Conception of Love in The Kreutzer Sonata
Perhaps Tolstoy's short story, “The Kreutzer Sonata”, truly captures one definite conception of love, albeit a very negative one. To understand more what is brought to light in this story, we need to take a look at it, more importantly at the character of Pozdnychev.
Pozdnychev has just spent several years in prison for the murder of his unfaithful wife, as we find out early in the story. His tale is a sordid one, as he relates his past life, before his wedding, the meeting of his wife, their marriage, their dreadful relationship up to the murder itself and the tribunal. What is interesting in his story remains the unique perception he has on love, on marriage, and on society in general.
The first important element he brings into evidence, which clearly establishes his state of mind, has to do with his motive for killing his wife, and the understanding he has of that action.
“'They asked me at the trial with what and how I killed her. Fools! They thought I killed her with a knife, on the 5th of October. It was not then I killed her, but much earlier. Just as they are all now killing, all, all...'”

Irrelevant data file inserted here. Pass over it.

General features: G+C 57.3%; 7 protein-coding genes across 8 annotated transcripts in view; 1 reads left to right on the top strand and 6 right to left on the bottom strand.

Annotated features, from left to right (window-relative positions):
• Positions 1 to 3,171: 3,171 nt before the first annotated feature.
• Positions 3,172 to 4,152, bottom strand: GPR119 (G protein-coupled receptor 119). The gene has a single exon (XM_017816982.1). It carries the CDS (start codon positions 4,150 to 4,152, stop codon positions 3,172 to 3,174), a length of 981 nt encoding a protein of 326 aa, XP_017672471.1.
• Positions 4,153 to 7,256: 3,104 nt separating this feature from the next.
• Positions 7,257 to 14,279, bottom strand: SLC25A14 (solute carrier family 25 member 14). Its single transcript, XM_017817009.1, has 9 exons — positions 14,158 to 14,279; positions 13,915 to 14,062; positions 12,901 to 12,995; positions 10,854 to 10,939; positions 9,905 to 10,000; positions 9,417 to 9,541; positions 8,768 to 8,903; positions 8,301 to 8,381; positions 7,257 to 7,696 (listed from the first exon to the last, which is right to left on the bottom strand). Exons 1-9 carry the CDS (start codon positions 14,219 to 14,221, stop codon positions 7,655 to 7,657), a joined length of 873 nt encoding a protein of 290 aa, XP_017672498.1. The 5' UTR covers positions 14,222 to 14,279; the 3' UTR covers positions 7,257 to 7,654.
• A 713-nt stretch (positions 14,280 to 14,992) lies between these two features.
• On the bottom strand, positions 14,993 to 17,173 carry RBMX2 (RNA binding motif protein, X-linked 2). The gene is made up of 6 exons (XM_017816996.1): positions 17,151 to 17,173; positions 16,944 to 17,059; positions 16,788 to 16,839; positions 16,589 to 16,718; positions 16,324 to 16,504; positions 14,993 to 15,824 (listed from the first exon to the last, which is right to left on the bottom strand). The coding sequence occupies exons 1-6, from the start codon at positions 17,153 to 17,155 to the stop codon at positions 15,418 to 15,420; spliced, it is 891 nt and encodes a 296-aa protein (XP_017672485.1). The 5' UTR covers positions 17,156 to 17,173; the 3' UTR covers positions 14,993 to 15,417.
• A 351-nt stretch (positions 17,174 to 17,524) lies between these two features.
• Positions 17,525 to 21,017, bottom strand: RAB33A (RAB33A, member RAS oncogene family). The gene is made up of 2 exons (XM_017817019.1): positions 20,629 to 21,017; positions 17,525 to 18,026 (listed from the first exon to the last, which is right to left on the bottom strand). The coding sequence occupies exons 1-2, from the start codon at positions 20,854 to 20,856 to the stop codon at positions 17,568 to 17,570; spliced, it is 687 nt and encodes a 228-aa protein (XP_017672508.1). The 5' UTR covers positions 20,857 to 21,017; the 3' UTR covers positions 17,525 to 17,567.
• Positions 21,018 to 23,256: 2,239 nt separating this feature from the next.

He does not see his killing blow as the murder, only as the final outcome of the path they were on from the beginning. It was inevitable. The passion which had prompted them to marriage could not be maintained. It vanished, it went away, and they were left with nothing to say. Their only bond was through physical contact, sexuality. They only found their purpose in their “swinish connection.”
Podznychev adds a second element, opening the door on the social practices of his time, particularly those of young men in their prime. He himself did not get married until he was thirty. Before that, he lived as a libertine, according to the victorian love tradition (an evolution from the courtly love tradition), which supported an important sexual market. “It is that the maidens sit around and the men walk about, as at a bazaar, choosing.” At an early age, he had lost his innocence in a bordello, and from that point on was only able to see women as objects of desire, of sexuality. From then on, he had multiplied conquests, passions, intrigues, up until he met his future wife. There was something more about her, something which lured him “into a trap.” He decided on the spot (love at first sight) that it was she, that he would marry her and no...